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In the end, she succeeded — but at a cost. O n 20 Novemberin the southern German city of Freiburg, two film-makers faced each other in court for the first day of a trial that was to last nearly two and a half years. Now 82, she showed up to court in a sheepskin coat over a beige suit, her blond hair set in a large neat perm framing a tanned face.

The defendant was a striking, dark-haired year-old documentary maker. Her name was Nina Gladitz, and the outcome of the trial would shape the rest of her life.

Once the second world war was over, Riefenstahl sought to distance herself from the regime she had served, portraying herself as an apolitical naif whose only motivation was making the most beautiful art possible. In the film, members of a family of Sinti — a Romani people living mainly in Germany and Austria — had accused Riefenstahl of taking them out of Maxglan, a Nazi concentration camp near Salzburg, in Septemberand forcing them to work as extras in her feature film Tiefland Lowlands.

Riefenstahl would later claim that all of the Romani extras — 53 Roma and Sinti from Maxglan, and a further 78 from a camp in eastern Berlin — had survived the war. In fact, almost of them are known or believed to have been gassed in Auschwitz, just a small fraction of thetoRomani people murdered in the Holocaust.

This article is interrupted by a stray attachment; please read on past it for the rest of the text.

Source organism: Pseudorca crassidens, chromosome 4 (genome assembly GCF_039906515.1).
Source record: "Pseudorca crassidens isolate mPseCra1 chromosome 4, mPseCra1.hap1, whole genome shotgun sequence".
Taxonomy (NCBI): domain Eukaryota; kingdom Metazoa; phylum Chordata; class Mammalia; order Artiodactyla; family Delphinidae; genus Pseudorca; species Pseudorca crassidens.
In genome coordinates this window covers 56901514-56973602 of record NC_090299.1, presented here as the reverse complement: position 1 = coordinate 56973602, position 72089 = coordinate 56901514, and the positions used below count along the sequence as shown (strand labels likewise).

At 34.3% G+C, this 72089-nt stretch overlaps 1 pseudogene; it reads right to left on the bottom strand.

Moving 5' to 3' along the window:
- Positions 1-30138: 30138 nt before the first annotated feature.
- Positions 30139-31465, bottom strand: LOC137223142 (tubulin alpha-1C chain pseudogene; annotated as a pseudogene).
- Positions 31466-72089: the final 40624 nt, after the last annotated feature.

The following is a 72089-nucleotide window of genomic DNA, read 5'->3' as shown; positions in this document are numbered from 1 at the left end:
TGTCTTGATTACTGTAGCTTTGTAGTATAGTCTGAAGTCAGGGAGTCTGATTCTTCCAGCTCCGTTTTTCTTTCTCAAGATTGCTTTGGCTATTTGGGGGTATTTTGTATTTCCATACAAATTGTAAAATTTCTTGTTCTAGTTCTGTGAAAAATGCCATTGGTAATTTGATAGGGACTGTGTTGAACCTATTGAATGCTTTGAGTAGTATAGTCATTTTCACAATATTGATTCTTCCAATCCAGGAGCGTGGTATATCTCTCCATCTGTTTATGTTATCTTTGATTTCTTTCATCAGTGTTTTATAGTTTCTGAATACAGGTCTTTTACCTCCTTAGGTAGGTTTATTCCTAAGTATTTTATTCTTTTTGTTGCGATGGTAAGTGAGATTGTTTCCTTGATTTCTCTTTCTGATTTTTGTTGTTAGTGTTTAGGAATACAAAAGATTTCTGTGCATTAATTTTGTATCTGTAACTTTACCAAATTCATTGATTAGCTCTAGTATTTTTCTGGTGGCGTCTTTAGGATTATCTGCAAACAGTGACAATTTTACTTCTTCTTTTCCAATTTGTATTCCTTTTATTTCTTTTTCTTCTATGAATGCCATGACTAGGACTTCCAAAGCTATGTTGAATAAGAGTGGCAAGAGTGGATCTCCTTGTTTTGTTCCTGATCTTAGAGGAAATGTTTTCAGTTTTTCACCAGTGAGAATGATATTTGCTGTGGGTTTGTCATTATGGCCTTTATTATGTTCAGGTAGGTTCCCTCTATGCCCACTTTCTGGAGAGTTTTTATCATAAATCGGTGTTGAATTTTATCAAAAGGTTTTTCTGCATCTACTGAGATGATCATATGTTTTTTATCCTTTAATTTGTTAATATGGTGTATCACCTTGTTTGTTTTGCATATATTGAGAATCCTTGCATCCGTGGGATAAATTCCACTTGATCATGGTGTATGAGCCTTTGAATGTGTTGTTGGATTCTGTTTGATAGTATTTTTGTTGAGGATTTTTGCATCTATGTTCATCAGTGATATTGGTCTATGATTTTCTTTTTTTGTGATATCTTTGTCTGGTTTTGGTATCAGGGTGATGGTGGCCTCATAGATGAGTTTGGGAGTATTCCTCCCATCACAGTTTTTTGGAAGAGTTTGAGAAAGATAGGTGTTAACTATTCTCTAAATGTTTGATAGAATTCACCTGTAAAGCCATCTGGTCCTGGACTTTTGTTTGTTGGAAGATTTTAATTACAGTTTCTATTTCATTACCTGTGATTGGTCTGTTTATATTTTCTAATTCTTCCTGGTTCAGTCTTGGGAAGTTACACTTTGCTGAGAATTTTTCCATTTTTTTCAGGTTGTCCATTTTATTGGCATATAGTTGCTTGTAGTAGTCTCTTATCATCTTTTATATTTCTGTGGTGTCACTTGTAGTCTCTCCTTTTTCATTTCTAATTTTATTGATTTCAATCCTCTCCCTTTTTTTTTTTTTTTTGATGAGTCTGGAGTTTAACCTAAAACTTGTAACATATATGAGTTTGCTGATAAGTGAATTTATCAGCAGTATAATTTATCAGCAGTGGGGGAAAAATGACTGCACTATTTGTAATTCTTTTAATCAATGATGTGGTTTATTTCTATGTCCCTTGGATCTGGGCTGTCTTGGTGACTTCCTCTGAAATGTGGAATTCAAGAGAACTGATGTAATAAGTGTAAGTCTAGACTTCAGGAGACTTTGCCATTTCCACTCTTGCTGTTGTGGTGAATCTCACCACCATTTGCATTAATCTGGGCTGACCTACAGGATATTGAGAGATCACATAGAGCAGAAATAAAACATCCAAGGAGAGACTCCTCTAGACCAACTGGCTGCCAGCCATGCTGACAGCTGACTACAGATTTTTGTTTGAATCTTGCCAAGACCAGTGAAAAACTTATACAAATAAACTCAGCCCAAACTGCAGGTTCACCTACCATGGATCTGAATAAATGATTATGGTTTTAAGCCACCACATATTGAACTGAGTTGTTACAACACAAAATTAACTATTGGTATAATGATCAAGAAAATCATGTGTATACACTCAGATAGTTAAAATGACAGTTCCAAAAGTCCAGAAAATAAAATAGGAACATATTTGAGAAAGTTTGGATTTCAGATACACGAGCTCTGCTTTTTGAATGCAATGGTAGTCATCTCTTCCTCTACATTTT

Some of the survivors insisted that Riefenstahl had promised to save them. One, Josef Reinhardt, was 13 when he was drafted as an extra. Riefenstahl denied that she had visited the camp to handpick the extras, denied failing to pay them and denied having promised and subsequently failed to save them from Auschwitz. She claimed that, while making the film, she had not known of the existence of the gas chambers, nor of the fate of the Roma and Sinti. But, though she was a close friend of Adolf Hitler and other high-ranking Nazis, such as the fanatical antisemite Julius Streicher, Riefenstahl fiercely denied any awareness of the slaughter that took place in concentration camps.

But it is obvious that, like most Germans, she knew enough to be sure that it was better not to know even more. During the trial, Riefenstahl produced correspondence from one of the extras that appeared to support her of her good relationship with them while filming Tiefland.

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But the court also heard that during the day the extras were watched by two policemen, and at night they were locked up in sheds and cellars. A contract discovered by Gladitz in archives in Salzburg showed an agreement between Riefenstahl and the SS camp guard that measures would be taken against any attempts at escape.